Their goal was to widen the scope of their arrests as far as possible. Clearly both agents were looking for Resistance leaders, to whom they were imprudently introduced by Louis Blanc. For example, Jean met a certain Jeannot on 24 August, in the bar Chez vous in Rue Châteauredon, where a deal was being organised relating to forged papers. The following day, at the offices of the Messageries Maritimes merchant shipping company, he met Ferdinand Sasso and then Marcel Vigne, a socialist and battalion leader of the Armée secrète (AS, secret army).
Finally, the German services decided to organise a raid at a meeting organised by Father Blanc at his home on 27 August. Their intervention that evening was carefully planned. A new agent was introduced, Marcel, recently arrived from Algiers. This was Marcel Pavia, Arnaud, aged 38, a former leader of the Parti populaire français (PPF, French Popular Party) in Tunisia and then Paris and a member of the Sonderkommando-AS. Before about twenty people, Marcel provided information about a forthcoming landing and Charles demonstrated the use of a machine gun, before Dunker-Delage burst in with Antoine (Antoine Tortora, agent 101) and arrested everyone present. The operation continued into the night. Among the people taken to the SIPO-SD headquarters at 425 Rue Paradis were agents responsible for crossings into Spain, leaders of the AS, high school students who were keeping watch at the meeting, two young women who lived with Father Blanc and the son of one of these women. Several were brutally interrogated and further arrests took place until 30 August. The number of people questioned rose to 32, including another priest and a leader of the Franc-Tireur resistance movement.
Father Blanc, transferred to the Saint-Pierre prison and then to Fort Saint-Nicolas, was interned in Compiègne and deported to Buchenwald and then to Flossenburg, from where he eventually returned. He died in Aureille (Bouches-du-Rhône) in 1989. Most of the network's members, including the Thiers school students and Pierre Mouren, were deported and many of them died. Jacques Pillé survived to provide us with his description of the events.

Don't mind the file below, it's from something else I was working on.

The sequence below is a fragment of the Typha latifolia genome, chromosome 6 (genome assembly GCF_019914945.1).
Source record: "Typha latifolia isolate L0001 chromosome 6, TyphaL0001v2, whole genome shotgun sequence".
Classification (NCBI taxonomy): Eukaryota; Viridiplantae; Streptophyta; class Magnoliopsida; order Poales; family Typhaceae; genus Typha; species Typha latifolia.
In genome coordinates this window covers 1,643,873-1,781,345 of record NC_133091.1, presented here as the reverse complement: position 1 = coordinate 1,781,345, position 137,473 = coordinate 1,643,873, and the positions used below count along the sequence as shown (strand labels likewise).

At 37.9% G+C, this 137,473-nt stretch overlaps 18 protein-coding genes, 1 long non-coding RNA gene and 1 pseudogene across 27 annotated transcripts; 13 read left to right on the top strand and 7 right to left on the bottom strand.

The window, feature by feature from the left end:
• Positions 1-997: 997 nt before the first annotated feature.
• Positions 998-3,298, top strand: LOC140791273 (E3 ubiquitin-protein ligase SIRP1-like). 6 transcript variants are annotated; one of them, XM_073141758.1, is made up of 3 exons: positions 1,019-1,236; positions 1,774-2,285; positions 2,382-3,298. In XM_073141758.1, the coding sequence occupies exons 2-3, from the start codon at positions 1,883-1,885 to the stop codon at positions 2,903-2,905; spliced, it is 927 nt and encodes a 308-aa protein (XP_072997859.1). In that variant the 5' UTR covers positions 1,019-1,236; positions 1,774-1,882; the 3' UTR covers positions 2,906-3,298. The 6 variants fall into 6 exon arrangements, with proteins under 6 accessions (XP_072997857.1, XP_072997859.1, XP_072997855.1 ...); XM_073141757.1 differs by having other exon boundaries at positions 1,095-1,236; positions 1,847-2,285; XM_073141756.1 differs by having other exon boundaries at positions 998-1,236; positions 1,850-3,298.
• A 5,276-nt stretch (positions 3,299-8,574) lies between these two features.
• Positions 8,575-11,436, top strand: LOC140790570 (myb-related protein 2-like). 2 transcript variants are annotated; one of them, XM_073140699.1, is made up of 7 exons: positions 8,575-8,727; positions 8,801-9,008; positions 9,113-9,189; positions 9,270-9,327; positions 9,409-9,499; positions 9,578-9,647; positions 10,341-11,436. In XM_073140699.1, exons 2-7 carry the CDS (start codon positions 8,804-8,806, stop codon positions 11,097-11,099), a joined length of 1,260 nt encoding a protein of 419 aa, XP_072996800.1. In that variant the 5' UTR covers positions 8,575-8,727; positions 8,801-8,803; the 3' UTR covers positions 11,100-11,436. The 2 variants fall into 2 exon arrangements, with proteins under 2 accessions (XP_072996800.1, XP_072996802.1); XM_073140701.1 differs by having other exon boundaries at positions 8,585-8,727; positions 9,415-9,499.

The archives of the Bureau central de renseignements et d'action (BCRA, Central Bureau of Intelligence and Operations) supply the basis for a detailed chronology of the network's infiltration and the painstaking work carried out by the German services. They illustrate how the Gestapo wove their web with ruses and deception. But, beneath their superficial dryness, they reflect the particular view that French agents working for the occupier had of the resistance movements. The archives naturally require critical analysis and cross-referencing with other sources.
Honorary professor of contemporary history,
research associate at UMR TELEMME,
member of the scientific and administrative committees of the Les Milles memorial,
president of the Provence-Alpes-Côte d'Azur on-line museum of the resistance (MUREL)
FOR MORE INFORMATION
The file on Father Blanc is part of a collection of Marseille SIPO-SD archives seized by the documentation bureau of the 14th military region at the end of the war. These archives will be classified under sub-series GR 28 P 6.